But the bad news is Plan Finder does not allow enrollees to compare plans based on the degree or kind of coverage for each benefit. Enrollees can only filter to identify plans that have any benefits of a given type (dental benefits, for example). The website fails to provide details on the level of benefits and possible limits for them. Such limitations may require enrollees to prove they’re eligible for benefits by proving that they have a chronic medical condition. Also, the enrollee may not be told whether benefits are only available in certain states or geographic areas.

This missing information and functionality are critically important. Consider someone who needs coverage for comprehensive dental services, not just a semi-annual check-up; or a someone who needs robust hearing aid coverage.

Today, those enrollees are not able to use Plan Finder to identify plans that meet these criteria, or easily compare the specific benefits for which they may be eligible. They’re left to scroll through 100+ page plan documents. This activity is presumably the type of manual, error-prone work that Plan Finder is designed to prevent.

Limitations on updating Plan Finder data

Passed in August 2022, the Inflation Reduction Act (IRA) capped monthly copays for covered insulin at $35 and eliminated cost-sharing for certain Part D vaccines, like Shingles, beginning in January 2023. Plan Finder is not currently updated to reflect the $35 insulin copay cap or the $0 cost sharing on Part D-covered vaccines because the IRA was passed too late in the calendar year.

While CMS has placed notes on Plan Finder to raise awareness, the inaccurate costs will remain a point of confusion for enrollees throughout the 2023 enrollment period. Plan Finder’s inability to update plan information will require a legislative or policy solution.

The price the shopper sees on Plan Finder does not reflect these changes, which has caused much confusion. The Centers for Medicare and Medicaid Services (CMS) has attempted to work within the current rules and has put helpful enrollee information on the insulin cap, for instance, where they can on Plan Finder. Once the shopper adds a covered insulin to the drug list, CMS has ensured that a notice then pops up advising the enrollee to get help with comparing plans.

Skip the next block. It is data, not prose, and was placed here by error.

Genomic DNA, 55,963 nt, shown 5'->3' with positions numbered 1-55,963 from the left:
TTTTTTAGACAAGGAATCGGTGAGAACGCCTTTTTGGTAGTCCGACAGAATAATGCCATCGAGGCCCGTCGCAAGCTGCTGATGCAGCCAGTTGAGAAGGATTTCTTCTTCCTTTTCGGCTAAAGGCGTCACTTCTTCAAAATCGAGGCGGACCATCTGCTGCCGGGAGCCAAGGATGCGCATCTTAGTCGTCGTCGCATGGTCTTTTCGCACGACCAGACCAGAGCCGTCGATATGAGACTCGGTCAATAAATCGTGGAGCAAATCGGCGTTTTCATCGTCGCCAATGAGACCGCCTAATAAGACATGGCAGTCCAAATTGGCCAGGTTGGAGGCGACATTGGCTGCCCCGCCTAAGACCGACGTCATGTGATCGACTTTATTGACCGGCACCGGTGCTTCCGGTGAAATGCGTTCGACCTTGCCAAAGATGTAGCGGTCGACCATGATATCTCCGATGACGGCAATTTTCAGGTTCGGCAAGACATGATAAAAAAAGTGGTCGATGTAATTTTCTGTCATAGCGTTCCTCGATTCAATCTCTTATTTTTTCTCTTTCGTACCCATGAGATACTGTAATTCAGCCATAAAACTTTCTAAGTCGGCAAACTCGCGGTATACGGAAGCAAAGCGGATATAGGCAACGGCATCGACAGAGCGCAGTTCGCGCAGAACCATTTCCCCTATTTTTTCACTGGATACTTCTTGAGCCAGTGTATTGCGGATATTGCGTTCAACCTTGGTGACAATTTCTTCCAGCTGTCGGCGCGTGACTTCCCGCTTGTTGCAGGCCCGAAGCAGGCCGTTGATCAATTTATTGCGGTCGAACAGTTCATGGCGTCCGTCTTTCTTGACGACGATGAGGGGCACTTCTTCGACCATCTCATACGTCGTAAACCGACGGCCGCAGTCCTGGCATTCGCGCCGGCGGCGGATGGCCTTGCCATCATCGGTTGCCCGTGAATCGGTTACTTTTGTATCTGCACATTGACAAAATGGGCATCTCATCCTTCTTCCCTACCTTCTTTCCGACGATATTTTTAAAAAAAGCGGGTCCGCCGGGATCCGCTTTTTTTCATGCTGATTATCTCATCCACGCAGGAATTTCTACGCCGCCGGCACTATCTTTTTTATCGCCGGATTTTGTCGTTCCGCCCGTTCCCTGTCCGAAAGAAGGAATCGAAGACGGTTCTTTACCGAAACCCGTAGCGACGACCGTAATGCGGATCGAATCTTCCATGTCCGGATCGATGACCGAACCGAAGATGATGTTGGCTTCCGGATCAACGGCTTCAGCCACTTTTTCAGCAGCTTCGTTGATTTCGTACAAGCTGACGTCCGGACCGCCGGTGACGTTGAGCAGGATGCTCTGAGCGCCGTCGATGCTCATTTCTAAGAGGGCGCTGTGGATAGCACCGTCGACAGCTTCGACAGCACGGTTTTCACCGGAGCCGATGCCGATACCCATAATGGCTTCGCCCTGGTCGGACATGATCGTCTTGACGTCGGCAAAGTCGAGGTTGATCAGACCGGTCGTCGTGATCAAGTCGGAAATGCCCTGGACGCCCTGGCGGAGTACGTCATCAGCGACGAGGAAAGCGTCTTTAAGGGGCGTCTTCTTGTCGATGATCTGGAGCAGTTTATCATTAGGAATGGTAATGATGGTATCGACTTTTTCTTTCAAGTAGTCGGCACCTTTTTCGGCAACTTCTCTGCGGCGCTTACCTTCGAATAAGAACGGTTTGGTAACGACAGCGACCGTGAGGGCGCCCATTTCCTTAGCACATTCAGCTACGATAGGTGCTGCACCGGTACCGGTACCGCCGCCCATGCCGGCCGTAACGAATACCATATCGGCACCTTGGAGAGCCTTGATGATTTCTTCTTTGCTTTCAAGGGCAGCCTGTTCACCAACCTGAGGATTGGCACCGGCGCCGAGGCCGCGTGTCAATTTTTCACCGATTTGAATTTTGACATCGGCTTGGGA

The path forward: Improving Plan Finder

CMS notes that it is “committed to providing comprehensive and easily accessible information to support people with Medicare in their decision making.”7

In addition to continued usability and design improvements, we urge CMS to focus on improving the quality and detail of the information that CMS provides to enrollees, both directly and via partners. Medicare selection is complex, and we encourage CMS to work more closely with other public, private, and social sector partners who can support efforts to manage the software and data complexity to best serve enrollees.

Losing access to a trusted provider because they are not in the plan’s network or learning that prescription drugs are not covered by a new plan can have negative health consequences. In this complex, frequently changing market, CMS should also test the Plan Finder tool regularly, collaborate with stakeholder groups in designing enrollee surveys in a transparent process, and share results and findings online. 

Fortunately, CMS already receives and processes quarterly data from carriers that detail the amount and scope of each additional benefit (CMS publishes this data here). CMS should act swiftly to incorporate this more comprehensive data into Plan Finder.

While strong design is critical, it cannot compensate for material omissions or inaccuracies with respect to some of the most fundamental features of Medicare Advantage plans. Using available data, working with stakeholders, and strengthening the user experience on Plan Finder will go a long way to making sure that enrollees are making the best choice for their health and financial security.


1. Meredith Freed, Jeannie Fuglesten Biniek, Anthony Dameco, and Tricia Neuman. Medicare Advantage 2023 Spotlight: First Look. Kaiser Family Foundation. Nov. 10, 2022. Found on the internet at

2. Meredith Freed, Jeannie Fuglesten Biniek, Anthony Dameco, and Tricia Neuman. Medicare Advantage in 2022: Enrollment Update and Key Trends. Kaiser Family Foundation. Aug. 25, 2022. Found on the internet at

3. Cigna. Evidence of Coverage. January 1-December 31, 2023. Found on the internet at

4. Aetna Medicare Solutions. 2023 Summary of Benefits. Aetna Medicare Premier Plus Plan. Found on the internet at

5. Cigna. 2023 Summary of Benefits. Cigna Preferred Savings Medicare (HMO). Found on the internet at

6. Amerigroup. Summary of Benefits. Medicare Advantage and Part D. Plan Year: January 2-December 31, 2023. Tennessee. Amerivantage Balance Plus (HMO). Found on the internet at

7. CMS Unveils More User-Friendly Medicare Website. May 18, 2022. Found on the internet at